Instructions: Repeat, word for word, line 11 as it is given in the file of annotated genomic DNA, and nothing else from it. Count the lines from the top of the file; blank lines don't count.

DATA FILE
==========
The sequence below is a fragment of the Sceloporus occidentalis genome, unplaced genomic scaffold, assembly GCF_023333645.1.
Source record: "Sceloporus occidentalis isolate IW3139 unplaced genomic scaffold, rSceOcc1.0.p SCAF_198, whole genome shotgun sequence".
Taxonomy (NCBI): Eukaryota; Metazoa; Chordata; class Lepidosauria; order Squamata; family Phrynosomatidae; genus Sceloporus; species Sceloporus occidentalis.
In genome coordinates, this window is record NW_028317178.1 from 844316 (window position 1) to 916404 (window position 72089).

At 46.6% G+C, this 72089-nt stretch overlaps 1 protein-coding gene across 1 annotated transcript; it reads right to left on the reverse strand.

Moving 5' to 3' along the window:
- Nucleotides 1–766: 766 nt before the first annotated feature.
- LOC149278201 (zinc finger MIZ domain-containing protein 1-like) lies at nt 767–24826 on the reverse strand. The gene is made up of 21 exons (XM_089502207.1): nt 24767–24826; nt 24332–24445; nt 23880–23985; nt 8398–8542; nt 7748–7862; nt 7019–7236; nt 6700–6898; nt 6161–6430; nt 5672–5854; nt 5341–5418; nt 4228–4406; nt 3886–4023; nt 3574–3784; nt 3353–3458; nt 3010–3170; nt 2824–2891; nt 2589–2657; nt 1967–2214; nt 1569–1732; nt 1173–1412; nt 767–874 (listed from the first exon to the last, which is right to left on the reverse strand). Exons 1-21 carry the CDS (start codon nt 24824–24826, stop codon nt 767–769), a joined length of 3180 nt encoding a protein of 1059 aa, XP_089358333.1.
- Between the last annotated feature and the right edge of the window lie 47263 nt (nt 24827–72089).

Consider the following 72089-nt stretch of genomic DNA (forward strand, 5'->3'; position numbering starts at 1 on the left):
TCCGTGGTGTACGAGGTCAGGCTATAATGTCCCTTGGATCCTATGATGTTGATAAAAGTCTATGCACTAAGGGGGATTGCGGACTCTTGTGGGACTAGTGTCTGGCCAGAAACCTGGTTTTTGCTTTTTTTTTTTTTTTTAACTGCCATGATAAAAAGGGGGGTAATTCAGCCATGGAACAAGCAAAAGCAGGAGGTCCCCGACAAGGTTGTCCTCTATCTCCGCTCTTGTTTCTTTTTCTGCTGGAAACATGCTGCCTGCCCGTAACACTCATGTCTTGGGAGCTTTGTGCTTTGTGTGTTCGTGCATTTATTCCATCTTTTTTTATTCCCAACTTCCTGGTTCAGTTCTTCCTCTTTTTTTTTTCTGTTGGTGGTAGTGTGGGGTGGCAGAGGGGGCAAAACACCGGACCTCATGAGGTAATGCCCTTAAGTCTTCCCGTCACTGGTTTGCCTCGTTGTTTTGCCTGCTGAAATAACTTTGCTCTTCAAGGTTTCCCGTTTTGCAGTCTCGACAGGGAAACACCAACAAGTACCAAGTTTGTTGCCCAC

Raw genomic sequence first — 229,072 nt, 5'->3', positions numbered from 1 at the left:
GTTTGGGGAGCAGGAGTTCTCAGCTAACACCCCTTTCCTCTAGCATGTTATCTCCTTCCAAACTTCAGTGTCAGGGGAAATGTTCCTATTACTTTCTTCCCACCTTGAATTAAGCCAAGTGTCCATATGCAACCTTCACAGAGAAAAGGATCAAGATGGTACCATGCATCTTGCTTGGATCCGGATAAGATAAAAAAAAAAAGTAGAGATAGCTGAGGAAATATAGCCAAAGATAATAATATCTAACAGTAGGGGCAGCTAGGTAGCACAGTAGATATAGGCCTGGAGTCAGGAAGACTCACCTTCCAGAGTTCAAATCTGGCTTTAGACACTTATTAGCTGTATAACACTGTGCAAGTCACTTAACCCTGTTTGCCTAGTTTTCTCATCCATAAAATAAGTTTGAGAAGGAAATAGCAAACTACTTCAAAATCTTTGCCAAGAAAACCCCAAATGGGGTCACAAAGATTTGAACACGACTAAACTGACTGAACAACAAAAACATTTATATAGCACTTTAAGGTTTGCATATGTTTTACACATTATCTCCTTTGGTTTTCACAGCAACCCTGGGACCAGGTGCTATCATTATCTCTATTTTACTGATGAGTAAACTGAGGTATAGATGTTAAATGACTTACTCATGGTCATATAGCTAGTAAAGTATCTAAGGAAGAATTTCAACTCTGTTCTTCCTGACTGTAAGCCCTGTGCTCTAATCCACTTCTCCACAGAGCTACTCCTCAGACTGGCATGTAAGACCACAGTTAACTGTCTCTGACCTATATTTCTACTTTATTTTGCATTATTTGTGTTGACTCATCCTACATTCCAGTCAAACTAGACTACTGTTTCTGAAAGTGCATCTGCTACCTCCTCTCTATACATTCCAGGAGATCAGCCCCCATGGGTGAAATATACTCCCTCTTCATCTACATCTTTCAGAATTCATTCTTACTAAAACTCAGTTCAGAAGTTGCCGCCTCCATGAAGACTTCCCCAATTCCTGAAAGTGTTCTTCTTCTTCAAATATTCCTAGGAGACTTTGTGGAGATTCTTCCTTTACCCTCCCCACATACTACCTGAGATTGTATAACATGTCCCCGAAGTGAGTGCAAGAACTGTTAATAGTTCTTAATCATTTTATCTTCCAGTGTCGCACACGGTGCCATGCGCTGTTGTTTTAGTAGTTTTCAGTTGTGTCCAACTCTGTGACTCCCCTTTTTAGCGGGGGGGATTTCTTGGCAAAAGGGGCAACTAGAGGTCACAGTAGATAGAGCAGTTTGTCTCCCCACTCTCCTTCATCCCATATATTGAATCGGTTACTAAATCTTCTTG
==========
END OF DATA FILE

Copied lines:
TCCGTGGTGTACGAGGTCAGGCTATAATGTCCCTTGGATCCTATGATGTTGATAAAAGTCTATGCACTAAGGGGGATTGCGGACTCTTGTGGGACTAGTGTCTGGCCAGAAACCTGGTTTTTGCTTTTTTTTTTTTTTTTAACTGCCATGATAAAAAGGGGGGTAATTCAGCCATGGAACAAGCAAAAGCAGGAGGTCCCCGACAAGGTTGTCCTCTATCTCCGCTCTTGTTTCTTTTTCTGCTGGAAACATGCTGCCTGCCCGTAACACTCATGTCTTGGGAGCTTTGTGCTTTGTGTGTTCGTGCATTTATTCCATCTTTTTTTATTCCCAACTTCCTGGTTCAGTTCTTCCTCTTTTTTTTTTCTGTTGGTGGTAGTGTGGGGTGGCAGAGGGGGCAAAACACCGGACCTCATGAGGTAATGCCCTTAAGTCTTCCCGTCACTGGTTTGCCTCGTTGTTTTGCCTGCTGAAATAACTTTGCTCTTCAAGGTTTCCCGTTTTGCAGTCTCGACAGGGAAACACCAACAAGTACCAAGTTTGTTGCCCAC